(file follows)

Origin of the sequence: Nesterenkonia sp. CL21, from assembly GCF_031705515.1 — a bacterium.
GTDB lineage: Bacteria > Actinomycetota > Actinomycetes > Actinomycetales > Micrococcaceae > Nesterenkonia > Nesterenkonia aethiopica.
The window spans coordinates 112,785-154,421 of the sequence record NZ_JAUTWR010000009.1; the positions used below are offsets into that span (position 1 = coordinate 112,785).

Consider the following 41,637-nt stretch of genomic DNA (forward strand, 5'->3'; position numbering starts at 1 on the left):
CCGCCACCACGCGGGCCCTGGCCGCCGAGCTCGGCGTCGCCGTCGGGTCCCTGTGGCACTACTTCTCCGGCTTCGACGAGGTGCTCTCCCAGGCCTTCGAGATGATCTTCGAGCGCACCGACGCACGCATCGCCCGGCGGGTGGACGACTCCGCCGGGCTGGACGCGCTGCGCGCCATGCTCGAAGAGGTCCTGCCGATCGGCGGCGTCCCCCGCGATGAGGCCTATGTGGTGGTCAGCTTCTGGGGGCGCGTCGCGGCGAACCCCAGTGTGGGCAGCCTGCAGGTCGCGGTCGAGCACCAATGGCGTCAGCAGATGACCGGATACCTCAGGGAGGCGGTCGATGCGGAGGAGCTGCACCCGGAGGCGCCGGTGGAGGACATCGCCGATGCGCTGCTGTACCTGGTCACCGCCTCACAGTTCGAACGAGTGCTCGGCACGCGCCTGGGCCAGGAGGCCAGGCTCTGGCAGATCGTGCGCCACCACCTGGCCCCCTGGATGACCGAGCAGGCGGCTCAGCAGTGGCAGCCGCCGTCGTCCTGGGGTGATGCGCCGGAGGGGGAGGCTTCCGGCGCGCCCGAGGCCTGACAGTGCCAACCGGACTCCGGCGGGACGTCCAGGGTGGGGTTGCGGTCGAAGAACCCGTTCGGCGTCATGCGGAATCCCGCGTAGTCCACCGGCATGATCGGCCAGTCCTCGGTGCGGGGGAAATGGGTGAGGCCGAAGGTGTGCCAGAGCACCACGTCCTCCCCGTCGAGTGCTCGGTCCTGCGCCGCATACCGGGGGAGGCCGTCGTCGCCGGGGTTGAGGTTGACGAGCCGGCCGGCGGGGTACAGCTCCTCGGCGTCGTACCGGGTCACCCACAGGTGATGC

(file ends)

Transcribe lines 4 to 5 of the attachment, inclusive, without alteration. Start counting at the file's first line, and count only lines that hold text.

Consider the following 41,637-nt stretch of genomic DNA (forward strand, 5'->3'; position numbering starts at 1 on the left):
CCGCCACCACGCGGGCCCTGGCCGCCGAGCTCGGCGTCGCCGTCGGGTCCCTGTGGCACTACTTCTCCGGCTTCGACGAGGTGCTCTCCCAGGCCTTCGAGATGATCTTCGAGCGCACCGACGCACGCATCGCCCGGCGGGTGGACGACTCCGCCGGGCTGGACGCGCTGCGCGCCATGCTCGAAGAGGTCCTGCCGATCGGCGGCGTCCCCCGCGATGAGGCCTATGTGGTGGTCAGCTTCTGGGGGCGCGTCGCGGCGAACCCCAGTGTGGGCAGCCTGCAGGTCGCGGTCGAGCACCAATGGCGTCAGCAGATGACCGGATACCTCAGGGAGGCGGTCGATGCGGAGGAGCTGCACCCGGAGGCGCCGGTGGAGGACATCGCCGATGCGCTGCTGTACCTGGTCACCGCCTCACAGTTCGAACGAGTGCTCGGCACGCGCCTGGGCCAGGAGGCCAGGCTCTGGCAGATCGTGCGCCACCACCTGGCCCCCTGGATGACCGAGCAGGCGGCTCAGCAGTGGCAGCCGCCGTCGTCCTGGGGTGATGCGCCGGAGGGGGAGGCTTCCGGCGCGCCCGAGGCCTGACAGTGCCAACCGGACTCCGGCGGGACGTCCAGGGTGGGGTTGCGGTCGAAGAACCCGTTCGGCGTCATGCGGAATCCCGCGTAGTCCACCGGCATGATCGGCCAGTCCTCGGTGCGGGGGAAATGGGTGAGGCCGAAGGTGTGCCAGAGCACCACGTCCTCCCCGTCGAGTGCTCGGTCCTGCGCCGCATACCGGGGGAGGCCGTCGTCGCCGGGGTTGAGGTTGACGAGCCGGCCGGCGGGGTACAGCTCCTCGGCGTCGTACCGGGTCACCCACAGGTGATGC